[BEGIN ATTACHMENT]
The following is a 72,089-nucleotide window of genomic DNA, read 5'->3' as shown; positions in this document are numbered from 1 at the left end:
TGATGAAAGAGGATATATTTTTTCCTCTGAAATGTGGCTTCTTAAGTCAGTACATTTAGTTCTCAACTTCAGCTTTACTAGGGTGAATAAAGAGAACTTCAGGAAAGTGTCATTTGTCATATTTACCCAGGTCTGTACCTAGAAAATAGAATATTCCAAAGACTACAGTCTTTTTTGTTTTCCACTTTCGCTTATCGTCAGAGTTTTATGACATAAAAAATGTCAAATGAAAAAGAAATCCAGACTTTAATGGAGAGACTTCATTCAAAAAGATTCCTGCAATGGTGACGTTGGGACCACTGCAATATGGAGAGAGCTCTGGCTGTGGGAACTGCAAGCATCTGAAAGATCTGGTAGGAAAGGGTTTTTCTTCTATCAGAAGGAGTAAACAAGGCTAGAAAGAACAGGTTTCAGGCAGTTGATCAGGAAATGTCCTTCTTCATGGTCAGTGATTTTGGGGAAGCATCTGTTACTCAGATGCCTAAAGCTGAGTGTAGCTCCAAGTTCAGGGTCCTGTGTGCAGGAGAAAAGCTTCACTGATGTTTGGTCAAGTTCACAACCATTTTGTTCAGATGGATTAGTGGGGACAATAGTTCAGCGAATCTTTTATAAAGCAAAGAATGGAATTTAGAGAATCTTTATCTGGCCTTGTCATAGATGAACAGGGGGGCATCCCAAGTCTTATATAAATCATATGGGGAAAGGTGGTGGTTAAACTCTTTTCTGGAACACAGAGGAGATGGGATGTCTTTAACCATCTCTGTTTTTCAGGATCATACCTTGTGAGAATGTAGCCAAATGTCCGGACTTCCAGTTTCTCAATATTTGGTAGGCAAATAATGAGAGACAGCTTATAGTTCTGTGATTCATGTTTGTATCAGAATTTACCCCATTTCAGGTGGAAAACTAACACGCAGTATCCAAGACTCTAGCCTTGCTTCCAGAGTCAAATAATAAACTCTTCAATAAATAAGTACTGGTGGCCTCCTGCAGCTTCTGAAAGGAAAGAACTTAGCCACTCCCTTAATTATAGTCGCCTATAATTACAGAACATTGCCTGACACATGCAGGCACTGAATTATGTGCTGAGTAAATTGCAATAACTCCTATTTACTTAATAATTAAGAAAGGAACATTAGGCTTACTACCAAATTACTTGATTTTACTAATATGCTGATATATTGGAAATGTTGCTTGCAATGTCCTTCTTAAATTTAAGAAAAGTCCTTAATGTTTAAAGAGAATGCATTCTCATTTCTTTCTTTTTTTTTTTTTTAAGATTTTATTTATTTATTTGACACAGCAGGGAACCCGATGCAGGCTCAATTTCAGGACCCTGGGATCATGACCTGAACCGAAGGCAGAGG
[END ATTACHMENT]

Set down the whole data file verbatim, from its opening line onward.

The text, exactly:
The following is a 72,089-nucleotide window of genomic DNA, read 5'->3' as shown; positions in this document are numbered from 1 at the left end:
TGATGAAAGAGGATATATTTTTTCCTCTGAAATGTGGCTTCTTAAGTCAGTACATTTAGTTCTCAACTTCAGCTTTACTAGGGTGAATAAAGAGAACTTCAGGAAAGTGTCATTTGTCATATTTACCCAGGTCTGTACCTAGAAAATAGAATATTCCAAAGACTACAGTCTTTTTTGTTTTCCACTTTCGCTTATCGTCAGAGTTTTATGACATAAAAAATGTCAAATGAAAAAGAAATCCAGACTTTAATGGAGAGACTTCATTCAAAAAGATTCCTGCAATGGTGACGTTGGGACCACTGCAATATGGAGAGAGCTCTGGCTGTGGGAACTGCAAGCATCTGAAAGATCTGGTAGGAAAGGGTTTTTCTTCTATCAGAAGGAGTAAACAAGGCTAGAAAGAACAGGTTTCAGGCAGTTGATCAGGAAATGTCCTTCTTCATGGTCAGTGATTTTGGGGAAGCATCTGTTACTCAGATGCCTAAAGCTGAGTGTAGCTCCAAGTTCAGGGTCCTGTGTGCAGGAGAAAAGCTTCACTGATGTTTGGTCAAGTTCACAACCATTTTGTTCAGATGGATTAGTGGGGACAATAGTTCAGCGAATCTTTTATAAAGCAAAGAATGGAATTTAGAGAATCTTTATCTGGCCTTGTCATAGATGAACAGGGGGGCATCCCAAGTCTTATATAAATCATATGGGGAAAGGTGGTGGTTAAACTCTTTTCTGGAACACAGAGGAGATGGGATGTCTTTAACCATCTCTGTTTTTCAGGATCATACCTTGTGAGAATGTAGCCAAATGTCCGGACTTCCAGTTTCTCAATATTTGGTAGGCAAATAATGAGAGACAGCTTATAGTTCTGTGATTCATGTTTGTATCAGAATTTACCCCATTTCAGGTGGAAAACTAACACGCAGTATCCAAGACTCTAGCCTTGCTTCCAGAGTCAAATAATAAACTCTTCAATAAATAAGTACTGGTGGCCTCCTGCAGCTTCTGAAAGGAAAGAACTTAGCCACTCCCTTAATTATAGTCGCCTATAATTACAGAACATTGCCTGACACATGCAGGCACTGAATTATGTGCTGAGTAAATTGCAATAACTCCTATTTACTTAATAATTAAGAAAGGAACATTAGGCTTACTACCAAATTACTTGATTTTACTAATATGCTGATATATTGGAAATGTTGCTTGCAATGTCCTTCTTAAATTTAAGAAAAGTCCTTAATGTTTAAAGAGAATGCATTCTCATTTCTTTCTTTTTTTTTTTTTTAAGATTTTATTTATTTATTTGACACAGCAGGGAACCCGATGCAGGCTCAATTTCAGGACCCTGGGATCATGACCTGAACCGAAGGCAGAGG